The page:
Friskies dental diet cat food was dropped in 2010 as far as know, based on internet research. Why was this popular product dropped when it gets a fantastic rating on Amazon.com – it gets a full 5 star rating from 32 reviews, you can’t get any better (example: “Make a GREAT item, then discontinue it…., December 12, 2010)“? The people writing the reviews say that their cat loved the product and questioned why it has been discontinued. The reviews seem genuine too. But we should be aware that sometimes (and I am not saying that that is the case in this instance) people get paid to make nice reviews about products.
“The only dried food my cat will eat, and she needs something like this to control the plaque she gets when eating her favorite food, wet cat food. What the ____ is Purina thinking by stopping producing it?!!!!”…Derek C Wylie, Amazon comment
This dry cat food is manufactured for the North American market. On shopwiki.com (a online shop) it is listed as if it was for sale today, 2nd February 2011. However, the link on this website to the online shops where it is meant to be sold do not have Friskies dental diet cat food on sale.
Friskies dental diet cat food is claimed to reduce plaque & tartar build-up by 25% on the shopwiki.com website. This statement is tagged with an asterisk but the site does not explain what the asterisk means. It is probably a disclaimer, a statement that says they can’t promise that this is case i.e. a true statement that this product does indeed reduce tartar build up.
For the sake of complete clarity, “tartar” is part of the beginning of periodontal disease, which is an infection of the teeth and gums. Periodontal disease “begins when plaque and calculus are deposited on teeth and gums near the gum line” (Cat Owner’s Home Veterinary Handbook, Fully Revised and Updated page 173 – 1995 edition).
This condition can occur in cats over 2 years old. My personal experience tells me that periodontal disease is in part dependent on genetics. Some cats are more susceptible than others.
Plaque consists of organic and inorganic material plus bacteria and calculus (tartar) is a “mixture of calcium phosphate and carbonate with inorganic material”1. Tartar enhances deposits of plaque. Calculus and plaque are a good medium for bacterial growth leading to bacterial infection of the gums.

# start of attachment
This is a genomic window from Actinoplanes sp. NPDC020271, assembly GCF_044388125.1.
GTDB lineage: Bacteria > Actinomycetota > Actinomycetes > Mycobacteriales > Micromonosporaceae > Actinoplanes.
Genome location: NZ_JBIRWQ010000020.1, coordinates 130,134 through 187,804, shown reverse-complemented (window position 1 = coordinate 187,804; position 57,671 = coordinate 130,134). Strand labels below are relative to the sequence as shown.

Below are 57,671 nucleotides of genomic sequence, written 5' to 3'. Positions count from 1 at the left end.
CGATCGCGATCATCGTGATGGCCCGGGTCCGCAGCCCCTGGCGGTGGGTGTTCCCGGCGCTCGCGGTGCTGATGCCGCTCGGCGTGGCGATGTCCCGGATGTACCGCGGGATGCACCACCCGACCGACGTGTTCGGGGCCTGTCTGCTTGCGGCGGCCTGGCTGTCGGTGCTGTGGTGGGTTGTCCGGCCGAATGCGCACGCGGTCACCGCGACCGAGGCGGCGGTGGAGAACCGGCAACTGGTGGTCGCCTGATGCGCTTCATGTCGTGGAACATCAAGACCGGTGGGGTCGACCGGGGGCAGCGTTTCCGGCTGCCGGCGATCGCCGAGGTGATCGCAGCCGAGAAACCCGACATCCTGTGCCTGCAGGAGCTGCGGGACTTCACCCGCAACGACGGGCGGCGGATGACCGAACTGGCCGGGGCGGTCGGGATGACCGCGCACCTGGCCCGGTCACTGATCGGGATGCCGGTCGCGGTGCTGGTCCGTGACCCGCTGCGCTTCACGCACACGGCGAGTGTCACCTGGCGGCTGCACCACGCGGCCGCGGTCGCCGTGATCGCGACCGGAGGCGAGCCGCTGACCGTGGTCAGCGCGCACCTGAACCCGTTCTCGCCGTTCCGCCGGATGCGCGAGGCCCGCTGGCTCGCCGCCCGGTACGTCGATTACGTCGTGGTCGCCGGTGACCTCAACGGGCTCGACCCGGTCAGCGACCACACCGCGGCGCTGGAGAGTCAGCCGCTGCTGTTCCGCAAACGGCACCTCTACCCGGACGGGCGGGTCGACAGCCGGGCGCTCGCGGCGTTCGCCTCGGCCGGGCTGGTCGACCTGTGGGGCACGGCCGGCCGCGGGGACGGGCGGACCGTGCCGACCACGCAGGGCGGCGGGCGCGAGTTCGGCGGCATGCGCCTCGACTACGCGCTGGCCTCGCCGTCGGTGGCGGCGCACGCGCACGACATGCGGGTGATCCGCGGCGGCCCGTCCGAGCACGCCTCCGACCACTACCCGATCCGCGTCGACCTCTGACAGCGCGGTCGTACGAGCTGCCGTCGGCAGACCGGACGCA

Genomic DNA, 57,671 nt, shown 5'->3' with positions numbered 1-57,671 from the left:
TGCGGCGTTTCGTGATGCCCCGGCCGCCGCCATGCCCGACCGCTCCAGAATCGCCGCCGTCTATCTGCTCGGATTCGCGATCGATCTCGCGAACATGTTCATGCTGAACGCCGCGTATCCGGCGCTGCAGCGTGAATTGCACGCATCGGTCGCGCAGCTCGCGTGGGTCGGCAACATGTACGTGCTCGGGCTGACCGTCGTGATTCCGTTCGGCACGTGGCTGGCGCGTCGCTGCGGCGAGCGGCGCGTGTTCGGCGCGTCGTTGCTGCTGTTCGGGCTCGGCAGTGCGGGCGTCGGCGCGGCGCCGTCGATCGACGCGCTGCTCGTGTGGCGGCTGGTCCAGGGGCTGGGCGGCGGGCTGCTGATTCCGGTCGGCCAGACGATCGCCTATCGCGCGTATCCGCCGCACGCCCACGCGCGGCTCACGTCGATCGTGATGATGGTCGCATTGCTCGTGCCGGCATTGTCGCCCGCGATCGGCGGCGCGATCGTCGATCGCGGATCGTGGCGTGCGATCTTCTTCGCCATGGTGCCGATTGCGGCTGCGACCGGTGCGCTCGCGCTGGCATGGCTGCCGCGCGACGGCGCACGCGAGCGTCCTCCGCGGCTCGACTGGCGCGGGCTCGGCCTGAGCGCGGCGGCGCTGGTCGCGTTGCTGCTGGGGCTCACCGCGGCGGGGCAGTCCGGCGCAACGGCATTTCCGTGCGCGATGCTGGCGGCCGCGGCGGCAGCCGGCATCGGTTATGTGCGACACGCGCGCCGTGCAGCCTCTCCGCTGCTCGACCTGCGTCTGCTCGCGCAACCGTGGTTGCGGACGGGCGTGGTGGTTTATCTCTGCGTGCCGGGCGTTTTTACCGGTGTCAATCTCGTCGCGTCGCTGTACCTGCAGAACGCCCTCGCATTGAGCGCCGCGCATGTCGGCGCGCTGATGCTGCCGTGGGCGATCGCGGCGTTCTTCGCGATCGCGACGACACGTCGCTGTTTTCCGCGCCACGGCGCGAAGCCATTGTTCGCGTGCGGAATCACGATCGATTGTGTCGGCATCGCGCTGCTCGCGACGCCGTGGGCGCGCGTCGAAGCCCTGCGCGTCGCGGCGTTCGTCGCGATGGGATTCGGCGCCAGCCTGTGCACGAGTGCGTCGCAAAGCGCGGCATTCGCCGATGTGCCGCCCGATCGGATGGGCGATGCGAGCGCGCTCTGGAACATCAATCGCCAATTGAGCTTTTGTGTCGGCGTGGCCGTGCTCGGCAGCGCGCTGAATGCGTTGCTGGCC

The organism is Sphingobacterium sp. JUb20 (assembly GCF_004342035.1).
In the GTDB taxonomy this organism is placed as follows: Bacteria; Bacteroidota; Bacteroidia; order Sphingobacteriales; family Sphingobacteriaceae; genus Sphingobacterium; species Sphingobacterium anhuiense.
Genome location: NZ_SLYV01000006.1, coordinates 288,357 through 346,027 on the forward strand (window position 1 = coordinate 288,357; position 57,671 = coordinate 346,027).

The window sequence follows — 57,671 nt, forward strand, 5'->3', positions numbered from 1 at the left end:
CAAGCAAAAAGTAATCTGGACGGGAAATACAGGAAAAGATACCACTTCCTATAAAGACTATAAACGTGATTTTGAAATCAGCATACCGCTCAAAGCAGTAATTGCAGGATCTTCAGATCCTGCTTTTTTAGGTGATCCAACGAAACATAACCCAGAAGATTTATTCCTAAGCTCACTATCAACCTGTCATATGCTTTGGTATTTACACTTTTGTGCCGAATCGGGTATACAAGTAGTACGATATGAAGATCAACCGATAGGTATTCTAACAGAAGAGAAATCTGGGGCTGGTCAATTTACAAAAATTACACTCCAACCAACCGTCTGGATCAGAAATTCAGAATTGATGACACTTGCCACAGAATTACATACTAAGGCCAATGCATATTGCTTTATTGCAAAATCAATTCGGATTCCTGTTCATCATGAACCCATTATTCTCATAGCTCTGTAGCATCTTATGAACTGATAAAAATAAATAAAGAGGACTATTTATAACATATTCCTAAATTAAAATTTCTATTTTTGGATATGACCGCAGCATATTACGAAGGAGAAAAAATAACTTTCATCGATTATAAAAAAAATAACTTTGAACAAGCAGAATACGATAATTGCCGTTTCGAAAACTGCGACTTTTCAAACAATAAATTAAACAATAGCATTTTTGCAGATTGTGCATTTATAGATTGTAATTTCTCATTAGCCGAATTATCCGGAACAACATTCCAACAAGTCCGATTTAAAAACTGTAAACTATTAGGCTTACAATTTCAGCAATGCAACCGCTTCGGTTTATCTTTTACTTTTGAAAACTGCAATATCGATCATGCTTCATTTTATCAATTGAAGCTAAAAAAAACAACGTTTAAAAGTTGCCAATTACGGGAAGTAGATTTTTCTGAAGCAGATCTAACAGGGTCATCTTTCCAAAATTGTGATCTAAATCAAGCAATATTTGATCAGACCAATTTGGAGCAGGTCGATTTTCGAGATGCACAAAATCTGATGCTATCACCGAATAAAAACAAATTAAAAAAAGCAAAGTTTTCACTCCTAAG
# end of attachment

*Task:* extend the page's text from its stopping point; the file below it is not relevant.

The idea behind Friskies dental diet cat food is that is reduces the build up of tartar. It does this through the abrasive action of the food on the teeth. The ingredients of the dry cat food rub against the teeth to remove the tartar. It is trying to replicate the prey diet of a wildcat (Homemade Cat Food). When a wildcat eats prey the mashed bones of the prey rub against the teeth and gums and clean them; that is the natural concept!
The trouble with dry cat food – called “kibble” – is that the manufacturers are highly commercial enterprises and they make the food for profit. In order to make dry cat food a high level of carbohydrates is required. Carbohydrates at this level are not natural to a cat and they can promote the formation of tartar and plaque and predispose to feline urological syndrome and possibly feline diabetes. There is, therefore, a conflict going on. The truth is that, although, your cat might like Friskies dental diet cat food, its main purpose is to sell the idea that you won’t need to take your cat to the vet for teeth cleaning, a relatively dangerous operation, or clean them yourself (a difficult task to do well). It is a commercial product. The claim that it is good for your cat’s teeth could, I would have thought, be disputed. Elizabeth Hodgkins DVM (author of Your Cat: Simple New Secrets to a Longer, Stronger Life) would dispute it and she would dispute the existence of dry cat food generally – see Cat Food Recipe.
The authors of Cat Owner’s Home Veterinary Handbook, Fully Revised and Updated say that dry cat food is best for the cat’s teeth because it is abrasive.
I think I have gone on enough. The consumer wants this product back on the market but Friskies want if off. The true reason may not be that there is a lack of demand but a lack of complete transparency in its efficacy.
1. Cat Owner’s Home Veterinary Handbook page 173.